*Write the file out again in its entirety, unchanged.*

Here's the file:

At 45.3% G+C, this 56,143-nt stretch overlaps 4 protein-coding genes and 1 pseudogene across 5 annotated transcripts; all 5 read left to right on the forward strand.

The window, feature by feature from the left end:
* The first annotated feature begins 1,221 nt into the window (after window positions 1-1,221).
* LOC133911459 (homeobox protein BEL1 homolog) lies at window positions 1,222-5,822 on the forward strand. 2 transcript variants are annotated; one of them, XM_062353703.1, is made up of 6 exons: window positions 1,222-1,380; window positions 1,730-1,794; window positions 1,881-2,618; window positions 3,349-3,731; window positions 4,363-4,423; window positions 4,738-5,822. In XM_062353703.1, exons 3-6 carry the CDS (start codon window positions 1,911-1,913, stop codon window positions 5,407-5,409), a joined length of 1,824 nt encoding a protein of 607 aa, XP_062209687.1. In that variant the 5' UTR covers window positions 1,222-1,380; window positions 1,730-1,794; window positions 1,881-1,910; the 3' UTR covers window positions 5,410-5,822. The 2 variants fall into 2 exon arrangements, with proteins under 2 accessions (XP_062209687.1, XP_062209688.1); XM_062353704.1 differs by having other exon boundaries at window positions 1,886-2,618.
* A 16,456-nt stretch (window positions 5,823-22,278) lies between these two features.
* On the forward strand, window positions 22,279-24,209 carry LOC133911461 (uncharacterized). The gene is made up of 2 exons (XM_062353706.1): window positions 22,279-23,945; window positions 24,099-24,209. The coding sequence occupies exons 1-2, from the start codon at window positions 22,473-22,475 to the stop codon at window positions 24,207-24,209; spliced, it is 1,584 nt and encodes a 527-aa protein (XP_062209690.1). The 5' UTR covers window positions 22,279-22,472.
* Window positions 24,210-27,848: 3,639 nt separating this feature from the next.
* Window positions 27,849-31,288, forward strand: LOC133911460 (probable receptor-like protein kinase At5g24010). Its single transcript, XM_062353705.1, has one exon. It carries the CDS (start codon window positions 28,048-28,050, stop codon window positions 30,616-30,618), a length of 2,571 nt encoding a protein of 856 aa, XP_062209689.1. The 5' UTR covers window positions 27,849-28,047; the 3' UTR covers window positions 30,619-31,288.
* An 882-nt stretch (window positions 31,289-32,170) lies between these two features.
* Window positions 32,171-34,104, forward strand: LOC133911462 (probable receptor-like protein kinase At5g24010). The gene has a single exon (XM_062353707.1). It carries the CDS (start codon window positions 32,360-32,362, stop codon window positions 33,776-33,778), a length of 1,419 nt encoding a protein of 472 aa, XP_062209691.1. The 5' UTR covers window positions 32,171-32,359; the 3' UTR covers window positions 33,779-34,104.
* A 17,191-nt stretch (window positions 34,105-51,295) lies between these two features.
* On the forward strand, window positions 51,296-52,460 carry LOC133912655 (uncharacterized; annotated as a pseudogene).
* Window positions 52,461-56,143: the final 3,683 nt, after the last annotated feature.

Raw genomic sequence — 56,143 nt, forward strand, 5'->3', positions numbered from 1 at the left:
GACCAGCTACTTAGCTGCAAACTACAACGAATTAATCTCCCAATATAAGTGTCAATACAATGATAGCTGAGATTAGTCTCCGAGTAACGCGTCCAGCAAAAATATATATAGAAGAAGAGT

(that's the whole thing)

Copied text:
At 45.3% G+C, this 56,143-nt stretch overlaps 4 protein-coding genes and 1 pseudogene across 5 annotated transcripts; all 5 read left to right on the forward strand.

The window, feature by feature from the left end:
* The first annotated feature begins 1,221 nt into the window (after window positions 1-1,221).
* LOC133911459 (homeobox protein BEL1 homolog) lies at window positions 1,222-5,822 on the forward strand. 2 transcript variants are annotated; one of them, XM_062353703.1, is made up of 6 exons: window positions 1,222-1,380; window positions 1,730-1,794; window positions 1,881-2,618; window positions 3,349-3,731; window positions 4,363-4,423; window positions 4,738-5,822. In XM_062353703.1, exons 3-6 carry the CDS (start codon window positions 1,911-1,913, stop codon window positions 5,407-5,409), a joined length of 1,824 nt encoding a protein of 607 aa, XP_062209687.1. In that variant the 5' UTR covers window positions 1,222-1,380; window positions 1,730-1,794; window positions 1,881-1,910; the 3' UTR covers window positions 5,410-5,822. The 2 variants fall into 2 exon arrangements, with proteins under 2 accessions (XP_062209687.1, XP_062209688.1); XM_062353704.1 differs by having other exon boundaries at window positions 1,886-2,618.
* A 16,456-nt stretch (window positions 5,823-22,278) lies between these two features.
* On the forward strand, window positions 22,279-24,209 carry LOC133911461 (uncharacterized). The gene is made up of 2 exons (XM_062353706.1): window positions 22,279-23,945; window positions 24,099-24,209. The coding sequence occupies exons 1-2, from the start codon at window positions 22,473-22,475 to the stop codon at window positions 24,207-24,209; spliced, it is 1,584 nt and encodes a 527-aa protein (XP_062209690.1). The 5' UTR covers window positions 22,279-22,472.
* Window positions 24,210-27,848: 3,639 nt separating this feature from the next.
* Window positions 27,849-31,288, forward strand: LOC133911460 (probable receptor-like protein kinase At5g24010). Its single transcript, XM_062353705.1, has one exon. It carries the CDS (start codon window positions 28,048-28,050, stop codon window positions 30,616-30,618), a length of 2,571 nt encoding a protein of 856 aa, XP_062209689.1. The 5' UTR covers window positions 27,849-28,047; the 3' UTR covers window positions 30,619-31,288.
* An 882-nt stretch (window positions 31,289-32,170) lies between these two features.
* Window positions 32,171-34,104, forward strand: LOC133911462 (probable receptor-like protein kinase At5g24010). The gene has a single exon (XM_062353707.1). It carries the CDS (start codon window positions 32,360-32,362, stop codon window positions 33,776-33,778), a length of 1,419 nt encoding a protein of 472 aa, XP_062209691.1. The 5' UTR covers window positions 32,171-32,359; the 3' UTR covers window positions 33,779-34,104.
* A 17,191-nt stretch (window positions 34,105-51,295) lies between these two features.
* On the forward strand, window positions 51,296-52,460 carry LOC133912655 (uncharacterized; annotated as a pseudogene).
* Window positions 52,461-56,143: the final 3,683 nt, after the last annotated feature.

Raw genomic sequence — 56,143 nt, forward strand, 5'->3', positions numbered from 1 at the left:
GACCAGCTACTTAGCTGCAAACTACAACGAATTAATCTCCCAATATAAGTGTCAATACAATGATAGCTGAGATTAGTCTCCGAGTAACGCGTCCAGCAAAAATATATATAGAAGAAGAGT